By Jim Schutze
By Rachel Watts
By Lauren Drewes Daniels
By Anna Merlan
By Lee Escobedo
By Eric Nicholson
Go about eight miles outside of the town center, and the landscape looks the way it probably did to the pioneers. There are hills and trees and flowers and animals, a sharp contrast from neighboring Lewisville, which is characterized more by fast-food restaurants than by nature.
Some 53,000 people live in Flower Mound today, representing a fourfold increase since 1990. Driving along FM 1171 into town, the first striking visual is the horde of SUVs. Flower Mound is one of those municipalities responsible for blasting softball-sized holes in the ozone with these gas guzzlers, jet-black Lexus LX 470s and Mercedes ML320s. Like any Texas town, there are also a lot of pickup trucks. These, however, do not carry payloads of scrap lumber, old mattresses, and dirty hound dogs. In Flower Mound, urban cowboys roll high off the road in their jacked-up $32,000 Ford F-150 SuperCrews, complete with leather interiors and state-of-the-art sound systems. Neil Diamond never sounded so good.
At the intersection of Morriss and Cross Timber roads one particular Tuesday afternoon, two huge cops, both sporting blond crew cuts and Francis Poncherello sunglasses, have a black woman handcuffed at the side of the road in full view of God and everyone else. She probably isn't from here; the town is 95 percent white, according to city statistics. If one seeks a little diversity--by north suburban standards, anyway--he has to go up the road to Lewisville, where only 89 percent are white.
Head a bit further down Morriss Street, and you hit the kind of suburban neighborhoods where Edward Scissorhands might have lived. The houses have slight variations, but the styles seem to be cut from the same batch of cookie dough. The roofs are all the same color, and ADT Security signs line the walkways to the front doors. The mailboxes are encased in brick, matching the houses' brick façades. Many here obviously take the "good fences" approach to neighborhood relations. Huge fences demarcate people's yards; no one's seeing in these windows.
Flower Mound residents swear by their town and its way of life. Glenda Duke lived in Dallas until she moved here in 1992. "It's absolutely beautiful out here," she says. "We happen to live on a property with a nice woods, and it creates a natural canopy to sit under, and I like to have my coffee out there."
Bobbye Meek, a resident since 1985, says she wouldn't live anywhere else in North Texas. "I was on park boards at one point, trying to get any nickel I could just to get playgrounds in around here," she says. "It's good people that have a lot of passion about keeping this community somewhat in check. Some people go overboard, though. There's always been your average folks and there's also been your zealots."
And if there's one thing both average folks and zealots are united against, it's development. Excessive development. Flower Mound is growing at an explosive rate: In 1990, there were only 15,500 people. Nowadays, construction trucks hog the recently widened road into the Mound. If the town were to continue growth at a rate consistent with the last 10 years, Flower Mound would be home to some 181,000 people by the year 2010. There's no way it would be able to maintain its prestige. With a population the size of Irving, there's bound to be some drive-through liquor stores and a few more than the 19 residential burglaries Flower Mound police recorded in 1999.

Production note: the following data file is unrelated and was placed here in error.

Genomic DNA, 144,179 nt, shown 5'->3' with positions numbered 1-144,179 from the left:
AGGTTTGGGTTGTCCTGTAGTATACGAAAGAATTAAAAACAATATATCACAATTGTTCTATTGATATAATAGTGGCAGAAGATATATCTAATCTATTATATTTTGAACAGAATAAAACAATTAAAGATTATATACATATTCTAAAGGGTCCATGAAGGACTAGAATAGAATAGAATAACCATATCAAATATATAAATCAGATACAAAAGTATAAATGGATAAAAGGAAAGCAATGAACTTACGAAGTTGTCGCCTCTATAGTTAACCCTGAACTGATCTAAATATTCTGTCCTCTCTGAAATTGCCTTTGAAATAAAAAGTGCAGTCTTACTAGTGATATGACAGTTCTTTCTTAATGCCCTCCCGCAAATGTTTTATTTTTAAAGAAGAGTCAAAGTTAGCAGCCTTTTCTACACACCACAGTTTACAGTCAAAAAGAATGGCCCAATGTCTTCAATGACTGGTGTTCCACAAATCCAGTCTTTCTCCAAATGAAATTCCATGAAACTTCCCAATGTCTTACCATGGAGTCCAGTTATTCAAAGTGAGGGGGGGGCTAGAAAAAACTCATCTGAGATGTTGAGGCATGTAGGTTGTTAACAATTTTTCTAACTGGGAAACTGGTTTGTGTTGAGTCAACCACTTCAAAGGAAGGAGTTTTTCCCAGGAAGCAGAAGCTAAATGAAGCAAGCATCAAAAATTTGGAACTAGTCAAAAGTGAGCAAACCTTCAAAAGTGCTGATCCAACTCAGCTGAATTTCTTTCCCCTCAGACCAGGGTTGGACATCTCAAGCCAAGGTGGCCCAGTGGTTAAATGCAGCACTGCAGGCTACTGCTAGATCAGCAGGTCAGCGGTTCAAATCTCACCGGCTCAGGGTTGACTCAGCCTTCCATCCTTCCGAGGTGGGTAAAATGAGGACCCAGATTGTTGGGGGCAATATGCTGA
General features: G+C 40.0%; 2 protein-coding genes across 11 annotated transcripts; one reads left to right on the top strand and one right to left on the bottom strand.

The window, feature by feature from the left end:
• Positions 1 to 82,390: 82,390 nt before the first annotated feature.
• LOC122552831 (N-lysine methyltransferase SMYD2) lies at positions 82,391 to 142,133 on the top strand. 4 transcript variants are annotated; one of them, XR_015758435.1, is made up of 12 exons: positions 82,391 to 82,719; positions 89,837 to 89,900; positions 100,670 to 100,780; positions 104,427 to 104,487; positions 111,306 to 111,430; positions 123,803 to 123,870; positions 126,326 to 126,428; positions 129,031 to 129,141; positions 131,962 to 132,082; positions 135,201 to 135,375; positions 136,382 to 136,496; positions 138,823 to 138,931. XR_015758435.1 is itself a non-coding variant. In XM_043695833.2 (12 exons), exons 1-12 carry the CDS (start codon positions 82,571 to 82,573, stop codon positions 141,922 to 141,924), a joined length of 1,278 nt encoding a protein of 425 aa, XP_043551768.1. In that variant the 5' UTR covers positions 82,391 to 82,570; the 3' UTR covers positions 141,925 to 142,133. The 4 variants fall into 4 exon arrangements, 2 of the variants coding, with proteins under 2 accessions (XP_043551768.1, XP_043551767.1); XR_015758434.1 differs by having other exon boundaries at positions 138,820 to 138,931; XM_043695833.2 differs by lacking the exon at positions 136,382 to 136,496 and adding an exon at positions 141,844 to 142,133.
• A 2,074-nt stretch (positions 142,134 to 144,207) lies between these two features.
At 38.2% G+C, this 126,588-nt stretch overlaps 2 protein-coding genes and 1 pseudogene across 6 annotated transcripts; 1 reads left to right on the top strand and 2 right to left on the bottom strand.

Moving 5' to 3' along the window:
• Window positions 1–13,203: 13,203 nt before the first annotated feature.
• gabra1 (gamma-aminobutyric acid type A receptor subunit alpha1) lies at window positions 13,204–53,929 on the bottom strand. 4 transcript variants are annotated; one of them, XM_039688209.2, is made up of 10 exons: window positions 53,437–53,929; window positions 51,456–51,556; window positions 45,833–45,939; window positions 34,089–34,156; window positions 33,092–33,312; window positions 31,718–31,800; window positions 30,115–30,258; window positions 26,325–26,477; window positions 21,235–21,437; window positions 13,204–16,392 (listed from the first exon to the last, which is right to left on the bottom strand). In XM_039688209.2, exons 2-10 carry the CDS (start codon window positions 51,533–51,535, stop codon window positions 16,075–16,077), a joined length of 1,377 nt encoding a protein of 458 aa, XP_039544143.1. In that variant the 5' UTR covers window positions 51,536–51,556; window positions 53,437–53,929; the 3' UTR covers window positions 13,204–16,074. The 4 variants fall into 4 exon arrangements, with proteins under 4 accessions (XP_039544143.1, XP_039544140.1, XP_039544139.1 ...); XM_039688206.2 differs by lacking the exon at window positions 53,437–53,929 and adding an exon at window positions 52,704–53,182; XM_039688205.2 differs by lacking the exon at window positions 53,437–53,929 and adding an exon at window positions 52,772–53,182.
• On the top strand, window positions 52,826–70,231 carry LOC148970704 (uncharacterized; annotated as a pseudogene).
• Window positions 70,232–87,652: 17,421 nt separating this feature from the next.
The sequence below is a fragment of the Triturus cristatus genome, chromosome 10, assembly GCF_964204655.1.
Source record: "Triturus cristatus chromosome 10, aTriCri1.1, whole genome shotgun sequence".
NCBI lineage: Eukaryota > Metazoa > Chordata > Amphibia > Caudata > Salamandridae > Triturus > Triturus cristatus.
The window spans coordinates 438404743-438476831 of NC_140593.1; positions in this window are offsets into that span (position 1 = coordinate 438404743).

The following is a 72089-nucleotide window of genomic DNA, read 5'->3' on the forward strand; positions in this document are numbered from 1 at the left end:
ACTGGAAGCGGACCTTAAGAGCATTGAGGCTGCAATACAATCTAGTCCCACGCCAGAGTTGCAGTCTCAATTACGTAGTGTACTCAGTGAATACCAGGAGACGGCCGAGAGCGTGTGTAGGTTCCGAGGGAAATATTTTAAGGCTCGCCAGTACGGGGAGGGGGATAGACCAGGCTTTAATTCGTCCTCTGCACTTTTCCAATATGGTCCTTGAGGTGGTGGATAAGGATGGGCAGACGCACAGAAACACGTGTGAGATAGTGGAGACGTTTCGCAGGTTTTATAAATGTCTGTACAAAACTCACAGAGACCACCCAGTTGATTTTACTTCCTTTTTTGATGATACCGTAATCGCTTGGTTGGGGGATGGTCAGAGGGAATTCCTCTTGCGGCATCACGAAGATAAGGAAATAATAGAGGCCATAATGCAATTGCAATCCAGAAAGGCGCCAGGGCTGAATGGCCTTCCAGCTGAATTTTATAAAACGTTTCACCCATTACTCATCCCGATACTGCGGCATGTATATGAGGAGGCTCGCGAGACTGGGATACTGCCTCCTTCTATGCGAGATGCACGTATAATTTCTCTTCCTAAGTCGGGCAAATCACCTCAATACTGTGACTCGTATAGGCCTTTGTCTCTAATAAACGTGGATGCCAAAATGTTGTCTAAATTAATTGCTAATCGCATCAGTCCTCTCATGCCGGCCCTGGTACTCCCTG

Given Flower Mound's runaway growth, a movement like "SMART Growth" was destined to spring up. Hailed by some as the savior of Flower Mound and by some as Public Enemy No. 1, SMART Growth is the brainchild of Lori DeLuca. A former housewife, 40-year-old Mayor DeLuca is now a key player in shaping town policy.
DeLuca's metamorphosis from housewife to small-town politician happened in 1996, when she became aware of a development proposal near her home that didn't comply with the town's master plan. After talking with neighbors, DeLuca discovered that virtually everyone opposed this project. So they banded together and fought it for six months, eventually stopping the development. When all was said and done, the neighbors patted one another on the back and prepared to go back to their usual quiet lives. But within a couple of weeks, DeLuca got a call from another neighborhood going through the same thing. A week after that, it was another neighborhood.
The Flower Mound she knew was in danger from the schemes of developers who didn't live there and would never have to suffer from the results. "It started out as a concern for what was going on in people's back yards and grew into concern for the town," DeLuca says. Her group of neighbors went from a loosely organized band of concerned citizens sitting around DeLuca's kitchen table to a registered PAC, Voters United to Preserve Flower Mound, in 1997. Voters United saw themselves as crusaders for the town's master plan, which cost about $500,000 to draft and reflects Flower Mound's vision for controlled, responsible growth.
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